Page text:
The GNOME project has released version 40 of its Linux desktop, with a new design for finding and launching applications and updated core apps.
GNOME is the default desktop for numerous Linux distributions including Ubuntu, Red Hat and variants such as Fedora and CentOS Stream, SUSE, and many more.
Version 40 is the first to use a new numbering scheme. The previous version was 3.38, but the project did not want to get to 4.0 out of concern that it would be perceived as too big a shift. "If we ever did release 4, then people would see it as a huge change in [that] everything's going to be broken again, and that's not really what we've got," executive director Neil McGovern told The Reg last year.
There is history here: GNOME 3.0 caused considerable grief and was described by Linus Torvalds, creator of Linux, as "crazy crap" and "really annoying".
The messaging for GNOME 40 is mixed, though, since going from 3.38 to 40 is quite a jump, and the GNOME marketing people have created a dedicated site to trumpet the new release. From now, perhaps, the emphasis will be on smaller iterative updates.
GNOME organises application shortcuts into Activities, and in version 40 the way these are displayed has been revamped. The Activities Overview shows workspaces at the top, below it a grid of shortcuts called the App Grid, and at the bottom a taskbar called the dash. The dash only shows in the overview, unless you install an extension called Dash to Dock. The idea is that users take advantage of keyboard shortcuts, like Super + Alt + up/down arrow for toggling the overview. "Super" means the Windows or Apple key. There is also improved Touchpad support, with a three-finger gesture for toggling the overview and switching workspaces.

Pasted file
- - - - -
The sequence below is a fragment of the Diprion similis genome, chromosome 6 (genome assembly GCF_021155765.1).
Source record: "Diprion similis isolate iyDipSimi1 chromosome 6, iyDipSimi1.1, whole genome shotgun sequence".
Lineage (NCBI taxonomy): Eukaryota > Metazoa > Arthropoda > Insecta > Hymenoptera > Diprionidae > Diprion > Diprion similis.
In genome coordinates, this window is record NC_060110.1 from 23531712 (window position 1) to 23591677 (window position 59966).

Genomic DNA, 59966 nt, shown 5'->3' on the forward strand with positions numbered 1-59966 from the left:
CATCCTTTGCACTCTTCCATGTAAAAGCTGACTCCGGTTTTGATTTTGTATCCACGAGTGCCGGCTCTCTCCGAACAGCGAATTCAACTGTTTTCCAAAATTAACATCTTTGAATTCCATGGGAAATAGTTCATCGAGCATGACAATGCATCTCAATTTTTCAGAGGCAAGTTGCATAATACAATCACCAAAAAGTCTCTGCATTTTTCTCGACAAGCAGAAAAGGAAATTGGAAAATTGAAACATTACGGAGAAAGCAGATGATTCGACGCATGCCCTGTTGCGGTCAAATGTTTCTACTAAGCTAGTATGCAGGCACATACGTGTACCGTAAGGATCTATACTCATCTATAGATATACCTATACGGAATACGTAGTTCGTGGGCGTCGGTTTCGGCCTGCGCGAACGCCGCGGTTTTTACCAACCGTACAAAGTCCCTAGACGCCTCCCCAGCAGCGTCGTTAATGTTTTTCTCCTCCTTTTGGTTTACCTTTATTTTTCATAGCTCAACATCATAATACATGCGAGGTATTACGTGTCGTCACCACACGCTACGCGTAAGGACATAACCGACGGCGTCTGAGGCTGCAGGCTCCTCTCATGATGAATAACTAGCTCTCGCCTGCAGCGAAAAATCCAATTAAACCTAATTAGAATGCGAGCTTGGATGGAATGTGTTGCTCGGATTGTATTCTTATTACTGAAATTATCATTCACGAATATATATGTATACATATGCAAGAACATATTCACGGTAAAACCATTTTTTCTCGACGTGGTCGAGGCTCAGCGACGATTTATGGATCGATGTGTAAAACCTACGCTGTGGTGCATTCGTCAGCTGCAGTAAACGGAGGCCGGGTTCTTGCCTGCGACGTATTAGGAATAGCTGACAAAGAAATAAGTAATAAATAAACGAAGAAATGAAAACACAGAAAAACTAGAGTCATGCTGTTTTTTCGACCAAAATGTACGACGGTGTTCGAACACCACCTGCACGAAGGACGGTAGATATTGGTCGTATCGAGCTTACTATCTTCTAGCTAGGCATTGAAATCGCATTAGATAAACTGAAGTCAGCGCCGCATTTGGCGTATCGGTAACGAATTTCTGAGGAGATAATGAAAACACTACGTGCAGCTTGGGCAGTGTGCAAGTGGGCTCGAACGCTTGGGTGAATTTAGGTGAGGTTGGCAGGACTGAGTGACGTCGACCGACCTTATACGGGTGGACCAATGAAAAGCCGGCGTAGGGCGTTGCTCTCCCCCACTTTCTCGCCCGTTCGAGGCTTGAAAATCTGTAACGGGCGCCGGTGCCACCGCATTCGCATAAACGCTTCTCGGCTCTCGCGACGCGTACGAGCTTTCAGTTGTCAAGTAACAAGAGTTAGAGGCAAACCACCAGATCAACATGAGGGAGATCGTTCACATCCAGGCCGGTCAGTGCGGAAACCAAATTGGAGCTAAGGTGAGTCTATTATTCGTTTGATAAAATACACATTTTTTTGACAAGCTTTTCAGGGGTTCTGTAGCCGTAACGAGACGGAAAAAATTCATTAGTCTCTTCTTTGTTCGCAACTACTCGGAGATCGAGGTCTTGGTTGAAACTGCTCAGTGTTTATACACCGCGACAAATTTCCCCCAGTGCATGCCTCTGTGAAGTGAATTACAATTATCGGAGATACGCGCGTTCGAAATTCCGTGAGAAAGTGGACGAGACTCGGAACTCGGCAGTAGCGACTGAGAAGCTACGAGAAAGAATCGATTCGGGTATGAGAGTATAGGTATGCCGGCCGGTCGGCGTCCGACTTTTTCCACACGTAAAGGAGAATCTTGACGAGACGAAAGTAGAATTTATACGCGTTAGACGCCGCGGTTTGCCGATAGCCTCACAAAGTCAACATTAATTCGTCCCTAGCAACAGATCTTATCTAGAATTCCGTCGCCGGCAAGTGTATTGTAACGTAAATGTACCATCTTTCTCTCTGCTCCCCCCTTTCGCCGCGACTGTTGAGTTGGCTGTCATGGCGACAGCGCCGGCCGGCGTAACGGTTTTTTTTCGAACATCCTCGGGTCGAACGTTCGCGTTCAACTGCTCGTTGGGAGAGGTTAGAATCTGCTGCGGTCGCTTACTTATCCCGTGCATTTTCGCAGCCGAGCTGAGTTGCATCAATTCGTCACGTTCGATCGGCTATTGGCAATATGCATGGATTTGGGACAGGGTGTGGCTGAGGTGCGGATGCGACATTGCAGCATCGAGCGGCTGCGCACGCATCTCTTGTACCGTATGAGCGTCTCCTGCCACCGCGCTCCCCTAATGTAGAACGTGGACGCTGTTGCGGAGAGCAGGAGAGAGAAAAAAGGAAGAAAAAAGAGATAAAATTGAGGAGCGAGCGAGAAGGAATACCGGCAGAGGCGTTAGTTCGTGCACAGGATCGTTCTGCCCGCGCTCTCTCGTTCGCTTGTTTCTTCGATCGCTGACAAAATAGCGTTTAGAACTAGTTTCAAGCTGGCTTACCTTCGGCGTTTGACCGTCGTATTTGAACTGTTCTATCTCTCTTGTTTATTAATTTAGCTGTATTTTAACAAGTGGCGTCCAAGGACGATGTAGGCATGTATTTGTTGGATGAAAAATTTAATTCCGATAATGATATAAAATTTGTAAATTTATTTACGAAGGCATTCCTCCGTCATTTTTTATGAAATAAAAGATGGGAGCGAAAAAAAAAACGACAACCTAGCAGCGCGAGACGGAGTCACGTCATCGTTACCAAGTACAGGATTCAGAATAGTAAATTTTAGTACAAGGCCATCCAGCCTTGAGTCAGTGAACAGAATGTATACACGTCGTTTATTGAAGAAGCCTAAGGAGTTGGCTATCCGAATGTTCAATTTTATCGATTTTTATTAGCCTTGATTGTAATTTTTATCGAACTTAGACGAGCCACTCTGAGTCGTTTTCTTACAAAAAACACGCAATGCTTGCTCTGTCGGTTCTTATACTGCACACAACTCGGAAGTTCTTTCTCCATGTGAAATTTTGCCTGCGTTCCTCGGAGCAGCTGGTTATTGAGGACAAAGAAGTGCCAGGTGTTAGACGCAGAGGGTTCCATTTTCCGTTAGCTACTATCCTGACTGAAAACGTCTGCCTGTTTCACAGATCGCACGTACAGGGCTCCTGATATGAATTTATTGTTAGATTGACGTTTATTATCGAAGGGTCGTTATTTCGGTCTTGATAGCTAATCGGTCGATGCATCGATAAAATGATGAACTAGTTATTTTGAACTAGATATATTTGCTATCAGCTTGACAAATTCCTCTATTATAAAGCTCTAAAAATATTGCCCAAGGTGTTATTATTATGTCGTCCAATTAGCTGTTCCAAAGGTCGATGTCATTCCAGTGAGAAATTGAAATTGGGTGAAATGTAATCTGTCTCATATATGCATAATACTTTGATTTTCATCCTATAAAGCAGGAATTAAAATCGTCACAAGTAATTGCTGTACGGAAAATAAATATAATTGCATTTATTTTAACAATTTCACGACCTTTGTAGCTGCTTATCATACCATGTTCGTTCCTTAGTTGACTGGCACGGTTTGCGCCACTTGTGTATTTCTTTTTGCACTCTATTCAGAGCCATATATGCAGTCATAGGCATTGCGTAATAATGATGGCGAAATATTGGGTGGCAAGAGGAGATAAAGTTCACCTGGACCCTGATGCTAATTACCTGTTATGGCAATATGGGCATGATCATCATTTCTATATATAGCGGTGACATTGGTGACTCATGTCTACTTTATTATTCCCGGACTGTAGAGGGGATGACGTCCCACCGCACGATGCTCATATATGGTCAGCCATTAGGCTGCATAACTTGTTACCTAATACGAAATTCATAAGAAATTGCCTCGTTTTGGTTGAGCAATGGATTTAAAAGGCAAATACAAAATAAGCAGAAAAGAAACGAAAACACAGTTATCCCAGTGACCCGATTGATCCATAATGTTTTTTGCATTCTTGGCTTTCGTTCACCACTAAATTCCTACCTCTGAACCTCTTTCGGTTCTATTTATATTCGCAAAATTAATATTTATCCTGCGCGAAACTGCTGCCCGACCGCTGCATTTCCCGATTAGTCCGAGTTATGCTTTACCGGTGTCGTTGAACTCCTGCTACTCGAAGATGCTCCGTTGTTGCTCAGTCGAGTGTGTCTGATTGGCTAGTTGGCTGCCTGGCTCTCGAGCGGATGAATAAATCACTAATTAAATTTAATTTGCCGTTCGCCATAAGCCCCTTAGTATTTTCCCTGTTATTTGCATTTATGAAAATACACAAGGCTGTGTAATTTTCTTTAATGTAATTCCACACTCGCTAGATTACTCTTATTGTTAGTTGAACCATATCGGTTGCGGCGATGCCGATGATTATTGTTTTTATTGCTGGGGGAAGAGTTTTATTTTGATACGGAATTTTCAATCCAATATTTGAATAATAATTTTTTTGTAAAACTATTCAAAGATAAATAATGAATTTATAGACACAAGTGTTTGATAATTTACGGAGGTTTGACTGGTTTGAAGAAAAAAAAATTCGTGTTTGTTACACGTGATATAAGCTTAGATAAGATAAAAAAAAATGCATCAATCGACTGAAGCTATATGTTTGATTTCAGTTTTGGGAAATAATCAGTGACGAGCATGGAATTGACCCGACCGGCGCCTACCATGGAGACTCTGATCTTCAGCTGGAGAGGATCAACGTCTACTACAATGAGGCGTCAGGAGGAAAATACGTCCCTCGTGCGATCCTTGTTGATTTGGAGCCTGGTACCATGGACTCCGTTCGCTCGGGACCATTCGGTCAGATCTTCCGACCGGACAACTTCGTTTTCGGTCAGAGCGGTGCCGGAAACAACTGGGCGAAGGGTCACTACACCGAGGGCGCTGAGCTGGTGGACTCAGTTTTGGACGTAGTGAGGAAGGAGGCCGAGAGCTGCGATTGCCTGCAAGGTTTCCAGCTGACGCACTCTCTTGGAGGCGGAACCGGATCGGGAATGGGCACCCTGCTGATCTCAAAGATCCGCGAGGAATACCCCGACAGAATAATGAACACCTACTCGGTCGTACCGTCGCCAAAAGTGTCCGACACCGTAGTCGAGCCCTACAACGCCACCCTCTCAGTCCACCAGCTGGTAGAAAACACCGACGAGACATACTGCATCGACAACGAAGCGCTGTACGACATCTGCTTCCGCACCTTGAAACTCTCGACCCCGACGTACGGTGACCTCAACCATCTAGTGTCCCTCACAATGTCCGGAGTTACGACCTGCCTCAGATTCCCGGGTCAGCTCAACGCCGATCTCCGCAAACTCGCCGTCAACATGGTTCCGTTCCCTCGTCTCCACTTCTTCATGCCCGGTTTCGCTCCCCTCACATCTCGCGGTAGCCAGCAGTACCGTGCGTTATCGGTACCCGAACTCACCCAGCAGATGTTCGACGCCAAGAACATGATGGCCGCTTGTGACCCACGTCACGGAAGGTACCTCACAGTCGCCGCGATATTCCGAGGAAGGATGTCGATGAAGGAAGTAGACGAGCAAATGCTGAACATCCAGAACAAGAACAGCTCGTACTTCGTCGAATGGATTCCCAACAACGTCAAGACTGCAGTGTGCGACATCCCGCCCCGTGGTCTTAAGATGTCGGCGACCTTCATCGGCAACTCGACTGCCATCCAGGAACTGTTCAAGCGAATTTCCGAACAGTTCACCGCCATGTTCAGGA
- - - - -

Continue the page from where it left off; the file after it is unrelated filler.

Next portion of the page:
Changes in the core apps include a redesigned Weather app, updated tabbed browsing in the web browser, called simply Web or Epiphany, and a revamped file manager with a new preferences dialog. Users can also enable a Compose key, such as the little-used Right Super, making it easier to enter special characters.
There are changes to multi-monitor support in GNOME 40, such as the introduction of the workspace navigator on secondary displays. There is also a change from workspaces being vertical (in a virtual sense) to horizontal. "Horizontal workspaces are a feature of every other desktop out there. Not only is it how every other desktop does it, but it is also how GNOME used to do it prior to 3.0, and how GNOME's classic mode continues to do it," say the team. It all ties in with a design theme in GNOME 40, a "film-strip of workspaces."
Under the covers the big new feature is the use of GTK 4, a major new version of the GNOME toolkit used by developers to build applications (unless, guided by Canonical, they defect to Flutter).
GTK 4.0 was released in December 2020 after four years in development – underlining that GNOME 40 is in fact more than just a point upgrade. There is also a push towards using Flatpak for packaging applications, for safer and easier deployment than traditional package managers. The current release is now GTK 4.01, released in January.
A quick way to get hold of GNOME 40 is to install the just-released Fedora 34 beta, ahead of the full release towards the end of April. Ubuntu is sticking with GNOME 3.38 for the 21.04 release, with concerns including "the new shell design, is it going to be fully ready in one cycle? What's the impact on our desktop and extensions? It's likely that we will have design questions to resolve and non-trivial code changes." GNOME 40 can be expected in the Ubuntu October release. ®